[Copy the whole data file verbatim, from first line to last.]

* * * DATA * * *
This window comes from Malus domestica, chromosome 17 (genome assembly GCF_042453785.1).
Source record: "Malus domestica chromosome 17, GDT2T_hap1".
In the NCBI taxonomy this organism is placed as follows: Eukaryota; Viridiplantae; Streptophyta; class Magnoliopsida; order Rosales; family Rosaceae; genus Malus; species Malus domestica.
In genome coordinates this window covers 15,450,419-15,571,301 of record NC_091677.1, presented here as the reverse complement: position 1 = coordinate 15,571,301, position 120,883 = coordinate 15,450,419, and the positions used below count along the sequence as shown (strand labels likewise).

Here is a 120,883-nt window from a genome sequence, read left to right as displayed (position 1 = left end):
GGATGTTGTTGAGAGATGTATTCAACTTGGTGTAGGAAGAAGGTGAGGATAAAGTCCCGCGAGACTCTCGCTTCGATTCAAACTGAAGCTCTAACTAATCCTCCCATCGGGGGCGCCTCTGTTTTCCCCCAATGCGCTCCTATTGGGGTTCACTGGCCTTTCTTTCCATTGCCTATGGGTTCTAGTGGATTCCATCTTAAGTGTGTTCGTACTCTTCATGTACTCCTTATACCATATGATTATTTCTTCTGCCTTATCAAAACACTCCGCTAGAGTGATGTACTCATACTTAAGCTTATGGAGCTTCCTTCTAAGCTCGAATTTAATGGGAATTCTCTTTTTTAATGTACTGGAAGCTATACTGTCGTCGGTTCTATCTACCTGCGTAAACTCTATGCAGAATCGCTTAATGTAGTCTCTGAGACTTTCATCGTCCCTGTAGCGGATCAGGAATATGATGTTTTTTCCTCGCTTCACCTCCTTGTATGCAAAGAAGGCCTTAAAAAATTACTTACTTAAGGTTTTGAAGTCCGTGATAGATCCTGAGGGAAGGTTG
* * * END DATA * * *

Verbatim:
This window comes from Malus domestica, chromosome 17 (genome assembly GCF_042453785.1).
Source record: "Malus domestica chromosome 17, GDT2T_hap1".
In the NCBI taxonomy this organism is placed as follows: Eukaryota; Viridiplantae; Streptophyta; class Magnoliopsida; order Rosales; family Rosaceae; genus Malus; species Malus domestica.
In genome coordinates this window covers 15,450,419-15,571,301 of record NC_091677.1, presented here as the reverse complement: position 1 = coordinate 15,571,301, position 120,883 = coordinate 15,450,419, and the positions used below count along the sequence as shown (strand labels likewise).

Here is a 120,883-nt window from a genome sequence, read left to right as displayed (position 1 = left end):
GGATGTTGTTGAGAGATGTATTCAACTTGGTGTAGGAAGAAGGTGAGGATAAAGTCCCGCGAGACTCTCGCTTCGATTCAAACTGAAGCTCTAACTAATCCTCCCATCGGGGGCGCCTCTGTTTTCCCCCAATGCGCTCCTATTGGGGTTCACTGGCCTTTCTTTCCATTGCCTATGGGTTCTAGTGGATTCCATCTTAAGTGTGTTCGTACTCTTCATGTACTCCTTATACCATATGATTATTTCTTCTGCCTTATCAAAACACTCCGCTAGAGTGATGTACTCATACTTAAGCTTATGGAGCTTCCTTCTAAGCTCGAATTTAATGGGAATTCTCTTTTTTAATGTACTGGAAGCTATACTGTCGTCGGTTCTATCTACCTGCGTAAACTCTATGCAGAATCGCTTAATGTAGTCTCTGAGACTTTCATCGTCCCTGTAGCGGATCAGGAATATGATGTTTTTTCCTCGCTTCACCTCCTTGTATGCAAAGAAGGCCTTAAAAAATTACTTACTTAAGGTTTTGAAGTCCGTGATAGATCCTGAGGGAAGGTTG